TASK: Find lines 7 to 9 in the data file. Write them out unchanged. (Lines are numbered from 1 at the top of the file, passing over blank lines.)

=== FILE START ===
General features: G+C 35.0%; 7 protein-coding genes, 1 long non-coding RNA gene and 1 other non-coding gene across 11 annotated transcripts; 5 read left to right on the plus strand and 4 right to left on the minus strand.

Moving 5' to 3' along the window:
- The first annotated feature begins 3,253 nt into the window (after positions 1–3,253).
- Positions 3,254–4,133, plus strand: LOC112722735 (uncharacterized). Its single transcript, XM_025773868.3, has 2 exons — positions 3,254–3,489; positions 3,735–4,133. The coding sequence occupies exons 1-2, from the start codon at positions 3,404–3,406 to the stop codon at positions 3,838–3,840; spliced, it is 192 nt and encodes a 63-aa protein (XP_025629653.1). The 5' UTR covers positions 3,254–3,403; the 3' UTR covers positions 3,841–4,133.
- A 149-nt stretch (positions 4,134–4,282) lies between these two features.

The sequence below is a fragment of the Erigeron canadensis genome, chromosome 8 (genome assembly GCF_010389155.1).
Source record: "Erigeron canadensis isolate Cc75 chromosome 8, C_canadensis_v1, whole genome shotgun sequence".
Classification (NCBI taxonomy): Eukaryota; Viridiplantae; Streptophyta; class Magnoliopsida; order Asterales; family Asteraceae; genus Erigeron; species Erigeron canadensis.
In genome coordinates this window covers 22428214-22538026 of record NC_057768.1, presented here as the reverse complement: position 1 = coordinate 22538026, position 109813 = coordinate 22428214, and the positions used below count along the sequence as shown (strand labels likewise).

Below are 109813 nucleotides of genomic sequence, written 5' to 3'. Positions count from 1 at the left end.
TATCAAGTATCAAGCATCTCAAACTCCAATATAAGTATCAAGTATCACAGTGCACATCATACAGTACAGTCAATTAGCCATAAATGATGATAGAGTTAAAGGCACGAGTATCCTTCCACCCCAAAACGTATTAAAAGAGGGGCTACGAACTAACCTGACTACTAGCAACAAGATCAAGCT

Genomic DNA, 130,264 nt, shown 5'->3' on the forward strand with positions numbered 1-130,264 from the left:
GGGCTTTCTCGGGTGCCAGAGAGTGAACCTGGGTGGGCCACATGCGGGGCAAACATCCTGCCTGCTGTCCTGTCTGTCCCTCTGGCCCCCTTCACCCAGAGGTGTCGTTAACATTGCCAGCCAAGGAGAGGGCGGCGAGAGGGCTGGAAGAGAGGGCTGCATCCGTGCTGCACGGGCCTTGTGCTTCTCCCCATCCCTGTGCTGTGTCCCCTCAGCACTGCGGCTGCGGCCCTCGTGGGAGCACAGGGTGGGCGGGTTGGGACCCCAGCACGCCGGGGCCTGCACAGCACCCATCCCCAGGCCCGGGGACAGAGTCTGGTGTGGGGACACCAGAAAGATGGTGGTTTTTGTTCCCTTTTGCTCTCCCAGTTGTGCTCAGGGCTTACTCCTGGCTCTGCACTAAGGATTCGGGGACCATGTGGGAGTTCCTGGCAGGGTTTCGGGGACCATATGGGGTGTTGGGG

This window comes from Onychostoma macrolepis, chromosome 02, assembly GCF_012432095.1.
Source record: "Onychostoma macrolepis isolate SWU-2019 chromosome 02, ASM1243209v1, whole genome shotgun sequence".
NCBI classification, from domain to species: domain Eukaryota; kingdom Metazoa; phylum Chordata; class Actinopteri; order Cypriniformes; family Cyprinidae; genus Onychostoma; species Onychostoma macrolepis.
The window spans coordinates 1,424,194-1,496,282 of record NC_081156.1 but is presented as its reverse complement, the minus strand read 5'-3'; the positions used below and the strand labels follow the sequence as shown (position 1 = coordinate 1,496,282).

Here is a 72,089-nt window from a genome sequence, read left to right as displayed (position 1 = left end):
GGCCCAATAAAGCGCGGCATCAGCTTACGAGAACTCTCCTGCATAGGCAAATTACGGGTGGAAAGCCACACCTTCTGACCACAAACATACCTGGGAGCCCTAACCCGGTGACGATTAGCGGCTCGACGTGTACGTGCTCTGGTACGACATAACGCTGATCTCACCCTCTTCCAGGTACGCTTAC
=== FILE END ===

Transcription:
Source record: "Erigeron canadensis isolate Cc75 chromosome 8, C_canadensis_v1, whole genome shotgun sequence".
Classification (NCBI taxonomy): Eukaryota; Viridiplantae; Streptophyta; class Magnoliopsida; order Asterales; family Asteraceae; genus Erigeron; species Erigeron canadensis.
In genome coordinates this window covers 22428214-22538026 of record NC_057768.1, presented here as the reverse complement: position 1 = coordinate 22538026, position 109813 = coordinate 22428214, and the positions used below count along the sequence as shown (strand labels likewise).